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Despite Sandy, Town Hall Meeting Convenes as Planned

On Wednesday, October 31st, as the New York region scrambled for some sense of normalcy in the immediate wake of Hurricane Sandy, President Richard Joel ascended the podium in the Heights Lounge of a relatively unscathed Wilf Campus to begin the semester’s highly anticipated Town Hall meeting.

The President opened by addressing the most pressing issue of the day: Hurricane Sandy. While the Wilf campus emerged from the storm with only one broken window, its sister Beren campus was without power or transportation. President Joel first thanked security, staff, and students for their cooperation and patience in pulling through the storm, and then told the assembled students—to much applause from the men of Yeshiva—that the Wilf campus would house the women of Stern in the unused Strenger dormitory and open homes uptown. The Wilf Campus would resume its normal schedule, while the Beren and Brookdale campuses would not until power was restored.

Continuing, President Joel announced that 14 professors had gained tenure. The President then revealed the formation of two new groups within Yeshiva—a Jewish Studies Task Force dedicated to finding the proper work-load balance of Torah and Madda “so that it works for you and doesn’t kill you,” and a committee involved in creating one set of rules across all of Yeshiva University’s undergraduate programs.

Before moving to the open forum, the President addressed the Gilad Shalit event and its detractors within Yeshiva: “We didn’t set you up. I’m very happy we did it. You have no idea what it meant to him, and to them.” The floor was then opened to questions—or “attacks” as President Joel wryly referred to them—a homage to previous Town Hall meetings.

Michael Heino (YC ‘13) asked about the new internet filter and its effect on overall internet speed and stability: “Why can’t I get internet in the dorms between 9 PM and 1 AM?” The President immediately proffered the microphone to Marc Milstein, VP and Chief Information Officer, who explained that the network is not yet fully equipped to handle the particularly large load felt by the university, and that students should be considerate of others in using large amounts of bandwidth for movies or video games during peak hours. On November 9, YU students received a follow-up e-mail from Mr. Milstein that announced the appointment of a new task force dedicated to the issue.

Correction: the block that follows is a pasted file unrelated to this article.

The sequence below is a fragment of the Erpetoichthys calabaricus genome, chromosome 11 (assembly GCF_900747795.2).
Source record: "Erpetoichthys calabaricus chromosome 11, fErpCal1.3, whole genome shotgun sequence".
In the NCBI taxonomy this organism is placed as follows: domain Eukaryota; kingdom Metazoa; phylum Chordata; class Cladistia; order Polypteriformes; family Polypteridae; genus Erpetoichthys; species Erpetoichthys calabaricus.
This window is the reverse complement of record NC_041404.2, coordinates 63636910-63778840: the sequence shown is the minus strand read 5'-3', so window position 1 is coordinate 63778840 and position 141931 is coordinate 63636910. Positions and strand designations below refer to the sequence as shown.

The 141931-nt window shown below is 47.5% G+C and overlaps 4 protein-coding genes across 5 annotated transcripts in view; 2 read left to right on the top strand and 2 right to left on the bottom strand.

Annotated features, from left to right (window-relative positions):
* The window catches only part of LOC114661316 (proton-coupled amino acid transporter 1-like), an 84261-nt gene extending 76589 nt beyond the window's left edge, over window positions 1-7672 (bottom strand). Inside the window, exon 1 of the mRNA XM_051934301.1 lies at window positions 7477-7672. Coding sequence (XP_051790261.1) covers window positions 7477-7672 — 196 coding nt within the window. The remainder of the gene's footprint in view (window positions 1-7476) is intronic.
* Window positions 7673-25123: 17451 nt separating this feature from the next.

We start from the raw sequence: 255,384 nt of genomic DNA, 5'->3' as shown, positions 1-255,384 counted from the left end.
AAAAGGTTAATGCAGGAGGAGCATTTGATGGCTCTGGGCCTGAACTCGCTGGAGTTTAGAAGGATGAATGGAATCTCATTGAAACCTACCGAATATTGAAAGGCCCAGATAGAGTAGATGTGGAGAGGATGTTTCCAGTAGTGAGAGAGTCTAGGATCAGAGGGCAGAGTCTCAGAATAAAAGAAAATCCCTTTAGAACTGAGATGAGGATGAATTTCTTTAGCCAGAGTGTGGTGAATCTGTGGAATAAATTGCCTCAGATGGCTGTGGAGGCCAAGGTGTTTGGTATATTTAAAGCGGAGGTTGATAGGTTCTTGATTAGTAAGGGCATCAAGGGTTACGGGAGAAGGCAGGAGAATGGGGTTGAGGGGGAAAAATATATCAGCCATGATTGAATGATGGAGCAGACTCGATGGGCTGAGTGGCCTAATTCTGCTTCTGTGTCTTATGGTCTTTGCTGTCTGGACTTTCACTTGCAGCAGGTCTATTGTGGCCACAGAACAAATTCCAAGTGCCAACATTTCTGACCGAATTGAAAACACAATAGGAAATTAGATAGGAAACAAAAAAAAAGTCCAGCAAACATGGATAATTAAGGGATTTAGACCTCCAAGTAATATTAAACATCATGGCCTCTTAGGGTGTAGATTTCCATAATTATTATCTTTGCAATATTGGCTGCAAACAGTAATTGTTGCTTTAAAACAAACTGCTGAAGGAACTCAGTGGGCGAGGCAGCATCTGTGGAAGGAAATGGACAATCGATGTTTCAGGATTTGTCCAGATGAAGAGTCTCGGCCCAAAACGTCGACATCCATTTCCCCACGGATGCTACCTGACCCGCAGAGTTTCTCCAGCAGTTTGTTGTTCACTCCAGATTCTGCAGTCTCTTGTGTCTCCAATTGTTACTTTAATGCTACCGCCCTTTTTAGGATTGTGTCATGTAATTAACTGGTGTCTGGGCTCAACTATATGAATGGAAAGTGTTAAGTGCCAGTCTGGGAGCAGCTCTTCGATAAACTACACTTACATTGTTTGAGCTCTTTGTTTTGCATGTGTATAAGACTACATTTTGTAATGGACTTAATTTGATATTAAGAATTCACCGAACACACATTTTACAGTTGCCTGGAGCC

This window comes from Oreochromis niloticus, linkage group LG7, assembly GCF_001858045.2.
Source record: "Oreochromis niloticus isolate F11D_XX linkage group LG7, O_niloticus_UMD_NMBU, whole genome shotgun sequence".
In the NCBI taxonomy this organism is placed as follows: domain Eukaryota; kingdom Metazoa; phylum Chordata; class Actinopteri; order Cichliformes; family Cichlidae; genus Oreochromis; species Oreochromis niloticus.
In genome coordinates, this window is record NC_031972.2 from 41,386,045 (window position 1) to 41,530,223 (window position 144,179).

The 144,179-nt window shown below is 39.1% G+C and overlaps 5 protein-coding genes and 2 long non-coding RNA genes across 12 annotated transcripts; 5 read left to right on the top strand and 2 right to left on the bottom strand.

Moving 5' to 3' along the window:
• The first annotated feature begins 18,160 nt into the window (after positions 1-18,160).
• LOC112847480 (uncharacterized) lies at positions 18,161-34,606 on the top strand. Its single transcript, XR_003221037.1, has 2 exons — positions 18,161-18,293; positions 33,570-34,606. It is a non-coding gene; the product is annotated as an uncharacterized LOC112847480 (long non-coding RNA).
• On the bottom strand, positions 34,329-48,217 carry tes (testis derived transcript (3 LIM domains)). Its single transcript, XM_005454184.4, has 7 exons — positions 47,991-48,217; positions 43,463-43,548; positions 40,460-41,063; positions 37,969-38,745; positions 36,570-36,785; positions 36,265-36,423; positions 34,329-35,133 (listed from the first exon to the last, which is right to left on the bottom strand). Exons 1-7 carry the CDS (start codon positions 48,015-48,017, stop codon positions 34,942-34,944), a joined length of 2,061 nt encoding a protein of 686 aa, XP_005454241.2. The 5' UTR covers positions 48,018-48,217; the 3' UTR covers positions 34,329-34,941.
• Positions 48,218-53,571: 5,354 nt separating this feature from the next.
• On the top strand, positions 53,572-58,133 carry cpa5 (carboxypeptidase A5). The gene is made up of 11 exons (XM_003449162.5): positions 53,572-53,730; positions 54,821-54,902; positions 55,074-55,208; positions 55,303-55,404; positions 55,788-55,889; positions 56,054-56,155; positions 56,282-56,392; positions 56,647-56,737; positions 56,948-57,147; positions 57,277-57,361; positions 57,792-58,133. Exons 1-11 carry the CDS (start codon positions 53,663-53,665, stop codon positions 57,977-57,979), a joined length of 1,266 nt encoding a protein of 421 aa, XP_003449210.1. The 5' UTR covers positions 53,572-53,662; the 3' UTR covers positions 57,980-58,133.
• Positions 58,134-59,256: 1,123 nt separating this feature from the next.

Next, Mordechai Gilbert (???) asked why his ideas to save money at the university had fallen on deaf ears. President Joel shot back, “What was that?” to laughter from the audience, before telling Mr. Gilbert to forward him a list of ideas that he would then send on to the appropriate faculty.

Adam Neuman (YC ‘13), Yeshiva College Student Association (YCSA) president, asked the President for his reaction to The Commentator article that outlined certain issues within Yeshiva University and laid much of the blame at President Joel’s feet. In a response that would be repeated—and to some applause—the President told Mr. Neuman: “I do not respond to anonymous screeds. I won’t play.” And on an optimistic note: “I know what a special place this is; Yeshiva University increasingly speaks for itself.”

A few minutes later, Evan Schwarzbaum (YC ‘13), editor-in-chief of The Commentator, broached the topic again: “To attack the faculty for voicing their concerns anonymously is unfair. The arguments stand for themselves. People have families to feed, and it is their right to remain anonymous.” President Joel responded, “Anyone who believes that expressing criticism for the President of this university is subject to sanction, is off their rocker,” and later: “Do you think they’re going to be persecuted after publicly putting their names out? It strikes me as strange.” Although the President repeatedly expressed that he would not go into detail, he did say that he believed the information in the article was almost completely inaccurate.

Another recurring theme among students was that of security. Chesky Kopel (YC ’14) expressed concerns with security inconsistencies including locking the upper Heights Lounge unnecessarily and the unpredictable reservation list for the inter-campus Shuttle. President Joel immediately referred Kopel to university Chief of Security Donald Sommers to address the issue together. Kopel later told The Commentator that in speaking with Mr. Sommers, he was told that his specific concerns were one-time mistakes and would not happen again.

To end the Town Hall meeting, Rena Thomas (SCW ’15) inquired as to the firing of Benjamin Joslin, former cross-country coach at Stern College. Thomas also raised the larger issue of athletics at Yeshiva amid broad budget cuts across the university. President Joel replied by explaining the need for a budget balancing both intramurals and teams, and reminding the crowd of Stern College’s strong steps in enhancing the athletics program, most recently by hiring a new athletic director.

President Joel then thanked the crowd for coming in on such a difficult day, and closed the Town Hall meeting.